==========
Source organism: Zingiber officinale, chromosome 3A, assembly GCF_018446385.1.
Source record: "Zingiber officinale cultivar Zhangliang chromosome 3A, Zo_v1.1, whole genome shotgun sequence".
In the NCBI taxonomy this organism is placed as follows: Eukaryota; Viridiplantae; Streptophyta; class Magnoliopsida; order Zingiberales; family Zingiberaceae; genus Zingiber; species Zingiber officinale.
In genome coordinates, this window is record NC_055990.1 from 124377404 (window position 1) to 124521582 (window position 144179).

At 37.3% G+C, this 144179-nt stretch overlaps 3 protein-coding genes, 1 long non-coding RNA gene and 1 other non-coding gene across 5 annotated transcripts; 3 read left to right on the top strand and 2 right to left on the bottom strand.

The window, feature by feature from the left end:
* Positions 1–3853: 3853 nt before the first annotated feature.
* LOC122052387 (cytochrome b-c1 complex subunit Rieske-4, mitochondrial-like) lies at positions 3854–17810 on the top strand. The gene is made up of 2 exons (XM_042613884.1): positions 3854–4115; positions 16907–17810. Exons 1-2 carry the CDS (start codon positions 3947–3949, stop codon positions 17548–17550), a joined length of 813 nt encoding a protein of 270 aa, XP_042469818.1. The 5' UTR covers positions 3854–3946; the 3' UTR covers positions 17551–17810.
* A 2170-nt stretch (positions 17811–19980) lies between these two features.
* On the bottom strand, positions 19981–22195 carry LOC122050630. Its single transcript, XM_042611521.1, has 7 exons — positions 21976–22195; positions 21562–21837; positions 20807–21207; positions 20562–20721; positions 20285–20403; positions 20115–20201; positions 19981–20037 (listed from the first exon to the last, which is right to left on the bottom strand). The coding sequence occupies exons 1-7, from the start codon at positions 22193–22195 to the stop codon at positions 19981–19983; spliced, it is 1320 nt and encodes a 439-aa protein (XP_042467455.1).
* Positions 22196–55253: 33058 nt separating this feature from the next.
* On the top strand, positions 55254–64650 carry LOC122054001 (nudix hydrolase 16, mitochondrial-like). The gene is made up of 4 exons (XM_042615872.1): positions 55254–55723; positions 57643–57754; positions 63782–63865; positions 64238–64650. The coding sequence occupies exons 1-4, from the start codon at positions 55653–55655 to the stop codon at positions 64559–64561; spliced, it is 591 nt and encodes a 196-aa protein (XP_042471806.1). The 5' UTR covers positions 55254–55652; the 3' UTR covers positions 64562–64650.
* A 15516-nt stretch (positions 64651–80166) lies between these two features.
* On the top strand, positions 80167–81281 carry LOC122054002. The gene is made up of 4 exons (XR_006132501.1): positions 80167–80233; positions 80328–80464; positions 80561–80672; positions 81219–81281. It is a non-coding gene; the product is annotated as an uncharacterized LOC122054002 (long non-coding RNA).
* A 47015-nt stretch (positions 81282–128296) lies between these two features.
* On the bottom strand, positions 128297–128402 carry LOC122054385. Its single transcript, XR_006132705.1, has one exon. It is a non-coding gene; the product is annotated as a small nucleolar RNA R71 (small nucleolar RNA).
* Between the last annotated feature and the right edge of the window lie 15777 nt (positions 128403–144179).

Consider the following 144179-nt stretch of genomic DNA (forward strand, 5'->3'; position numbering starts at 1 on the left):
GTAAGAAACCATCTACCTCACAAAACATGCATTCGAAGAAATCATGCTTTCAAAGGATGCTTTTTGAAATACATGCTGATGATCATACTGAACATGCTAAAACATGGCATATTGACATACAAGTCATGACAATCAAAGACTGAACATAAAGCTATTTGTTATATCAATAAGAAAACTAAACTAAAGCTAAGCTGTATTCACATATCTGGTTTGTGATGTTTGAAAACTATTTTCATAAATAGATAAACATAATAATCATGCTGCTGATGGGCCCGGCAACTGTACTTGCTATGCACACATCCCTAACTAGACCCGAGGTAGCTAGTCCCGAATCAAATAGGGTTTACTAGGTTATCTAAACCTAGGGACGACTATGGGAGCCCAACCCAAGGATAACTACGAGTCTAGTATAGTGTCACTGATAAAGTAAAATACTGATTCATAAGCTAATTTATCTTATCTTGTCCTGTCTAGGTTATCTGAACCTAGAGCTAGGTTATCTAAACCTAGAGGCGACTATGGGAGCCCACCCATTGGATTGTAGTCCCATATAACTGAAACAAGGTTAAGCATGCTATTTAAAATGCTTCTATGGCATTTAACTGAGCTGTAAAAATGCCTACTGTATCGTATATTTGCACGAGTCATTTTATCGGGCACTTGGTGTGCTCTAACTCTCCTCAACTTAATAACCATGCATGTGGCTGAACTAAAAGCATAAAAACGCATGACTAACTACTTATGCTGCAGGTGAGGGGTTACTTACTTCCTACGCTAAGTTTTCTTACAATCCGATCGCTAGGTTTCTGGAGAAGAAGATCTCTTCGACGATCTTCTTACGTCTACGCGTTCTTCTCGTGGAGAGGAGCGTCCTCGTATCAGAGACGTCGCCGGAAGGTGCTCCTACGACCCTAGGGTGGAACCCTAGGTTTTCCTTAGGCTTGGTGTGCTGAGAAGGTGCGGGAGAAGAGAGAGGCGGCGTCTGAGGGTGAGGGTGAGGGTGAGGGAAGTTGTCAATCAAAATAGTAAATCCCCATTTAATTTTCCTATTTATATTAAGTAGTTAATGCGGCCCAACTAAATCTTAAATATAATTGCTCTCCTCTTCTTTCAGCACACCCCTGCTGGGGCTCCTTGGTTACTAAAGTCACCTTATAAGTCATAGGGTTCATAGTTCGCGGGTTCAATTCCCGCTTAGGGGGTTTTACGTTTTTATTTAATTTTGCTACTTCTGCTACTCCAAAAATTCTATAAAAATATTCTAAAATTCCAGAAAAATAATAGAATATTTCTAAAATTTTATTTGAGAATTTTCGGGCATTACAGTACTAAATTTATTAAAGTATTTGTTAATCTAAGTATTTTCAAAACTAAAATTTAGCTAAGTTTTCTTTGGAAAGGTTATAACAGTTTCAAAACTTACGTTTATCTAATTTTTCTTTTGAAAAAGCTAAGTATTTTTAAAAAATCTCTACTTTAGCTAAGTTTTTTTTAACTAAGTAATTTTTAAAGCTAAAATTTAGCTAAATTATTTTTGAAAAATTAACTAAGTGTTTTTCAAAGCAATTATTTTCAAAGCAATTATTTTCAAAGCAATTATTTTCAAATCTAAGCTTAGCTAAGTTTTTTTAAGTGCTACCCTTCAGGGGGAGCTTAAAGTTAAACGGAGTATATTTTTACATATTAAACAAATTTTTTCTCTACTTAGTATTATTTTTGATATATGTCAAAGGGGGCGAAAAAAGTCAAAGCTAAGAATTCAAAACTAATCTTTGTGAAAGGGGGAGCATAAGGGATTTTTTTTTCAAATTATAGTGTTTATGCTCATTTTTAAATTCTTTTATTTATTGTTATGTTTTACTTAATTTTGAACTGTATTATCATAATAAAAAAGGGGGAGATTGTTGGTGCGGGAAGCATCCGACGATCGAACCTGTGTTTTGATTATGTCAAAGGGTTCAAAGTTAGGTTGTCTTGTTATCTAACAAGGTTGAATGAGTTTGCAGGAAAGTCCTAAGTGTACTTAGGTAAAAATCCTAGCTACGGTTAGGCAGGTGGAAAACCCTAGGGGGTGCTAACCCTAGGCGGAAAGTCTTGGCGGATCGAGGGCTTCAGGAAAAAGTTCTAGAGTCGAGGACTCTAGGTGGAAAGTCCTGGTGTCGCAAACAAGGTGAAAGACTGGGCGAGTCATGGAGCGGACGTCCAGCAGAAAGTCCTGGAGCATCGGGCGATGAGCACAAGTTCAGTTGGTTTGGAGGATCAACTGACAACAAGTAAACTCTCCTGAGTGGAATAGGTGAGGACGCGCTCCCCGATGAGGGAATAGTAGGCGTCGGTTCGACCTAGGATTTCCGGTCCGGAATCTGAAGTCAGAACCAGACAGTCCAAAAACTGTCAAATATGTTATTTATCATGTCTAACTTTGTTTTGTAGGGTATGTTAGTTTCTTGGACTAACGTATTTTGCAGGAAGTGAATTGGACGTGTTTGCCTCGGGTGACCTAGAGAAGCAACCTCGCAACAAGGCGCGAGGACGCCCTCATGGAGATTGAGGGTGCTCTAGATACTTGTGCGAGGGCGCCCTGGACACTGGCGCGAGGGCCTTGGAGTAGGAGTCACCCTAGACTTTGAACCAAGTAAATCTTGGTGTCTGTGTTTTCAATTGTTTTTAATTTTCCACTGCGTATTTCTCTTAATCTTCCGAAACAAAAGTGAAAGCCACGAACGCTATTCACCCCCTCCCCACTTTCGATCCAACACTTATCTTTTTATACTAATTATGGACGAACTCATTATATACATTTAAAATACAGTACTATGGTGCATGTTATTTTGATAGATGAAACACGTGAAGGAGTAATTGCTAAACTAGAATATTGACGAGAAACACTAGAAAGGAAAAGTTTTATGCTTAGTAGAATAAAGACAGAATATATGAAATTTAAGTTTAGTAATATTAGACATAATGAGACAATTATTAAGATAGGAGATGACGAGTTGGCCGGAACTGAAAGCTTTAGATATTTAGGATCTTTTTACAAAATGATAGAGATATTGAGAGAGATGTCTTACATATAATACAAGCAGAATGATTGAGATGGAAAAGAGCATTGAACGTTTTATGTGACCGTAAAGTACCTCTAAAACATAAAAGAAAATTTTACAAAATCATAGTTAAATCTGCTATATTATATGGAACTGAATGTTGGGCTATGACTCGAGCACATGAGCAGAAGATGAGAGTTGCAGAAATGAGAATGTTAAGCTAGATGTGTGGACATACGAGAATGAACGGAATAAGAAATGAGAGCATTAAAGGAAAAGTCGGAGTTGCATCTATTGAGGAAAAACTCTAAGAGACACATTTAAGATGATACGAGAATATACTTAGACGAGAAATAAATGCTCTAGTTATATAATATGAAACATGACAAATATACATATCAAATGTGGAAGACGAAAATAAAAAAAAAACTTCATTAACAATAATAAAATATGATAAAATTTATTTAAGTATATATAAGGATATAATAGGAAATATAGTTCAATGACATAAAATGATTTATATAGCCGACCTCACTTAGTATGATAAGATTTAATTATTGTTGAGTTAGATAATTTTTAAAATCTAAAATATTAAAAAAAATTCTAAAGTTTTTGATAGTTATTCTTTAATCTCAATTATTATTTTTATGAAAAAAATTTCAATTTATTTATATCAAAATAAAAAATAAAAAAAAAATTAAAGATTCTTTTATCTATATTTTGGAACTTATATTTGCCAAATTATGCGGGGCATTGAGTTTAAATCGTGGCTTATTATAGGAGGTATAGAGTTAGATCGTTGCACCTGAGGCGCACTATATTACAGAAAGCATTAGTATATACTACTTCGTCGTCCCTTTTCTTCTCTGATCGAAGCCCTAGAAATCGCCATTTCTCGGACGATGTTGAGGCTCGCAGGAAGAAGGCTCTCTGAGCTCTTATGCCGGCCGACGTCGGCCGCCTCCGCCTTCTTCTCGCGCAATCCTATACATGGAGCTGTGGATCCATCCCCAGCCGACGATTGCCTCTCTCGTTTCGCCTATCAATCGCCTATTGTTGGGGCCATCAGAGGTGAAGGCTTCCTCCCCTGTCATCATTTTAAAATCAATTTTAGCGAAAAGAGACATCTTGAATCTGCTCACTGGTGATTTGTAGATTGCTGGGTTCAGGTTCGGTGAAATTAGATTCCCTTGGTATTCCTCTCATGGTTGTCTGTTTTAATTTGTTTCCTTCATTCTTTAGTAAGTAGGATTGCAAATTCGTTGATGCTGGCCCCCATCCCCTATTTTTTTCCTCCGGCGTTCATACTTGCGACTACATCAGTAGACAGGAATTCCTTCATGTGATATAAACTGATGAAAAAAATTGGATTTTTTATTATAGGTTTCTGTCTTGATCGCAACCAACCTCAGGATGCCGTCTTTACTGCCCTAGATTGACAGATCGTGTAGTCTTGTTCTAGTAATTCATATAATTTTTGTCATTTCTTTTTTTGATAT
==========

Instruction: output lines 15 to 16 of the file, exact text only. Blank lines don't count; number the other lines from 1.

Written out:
* A 47015-nt stretch (positions 81282–128296) lies between these two features.
* On the bottom strand, positions 128297–128402 carry LOC122054385. Its single transcript, XR_006132705.1, has one exon. It is a non-coding gene; the product is annotated as a small nucleolar RNA R71 (small nucleolar RNA).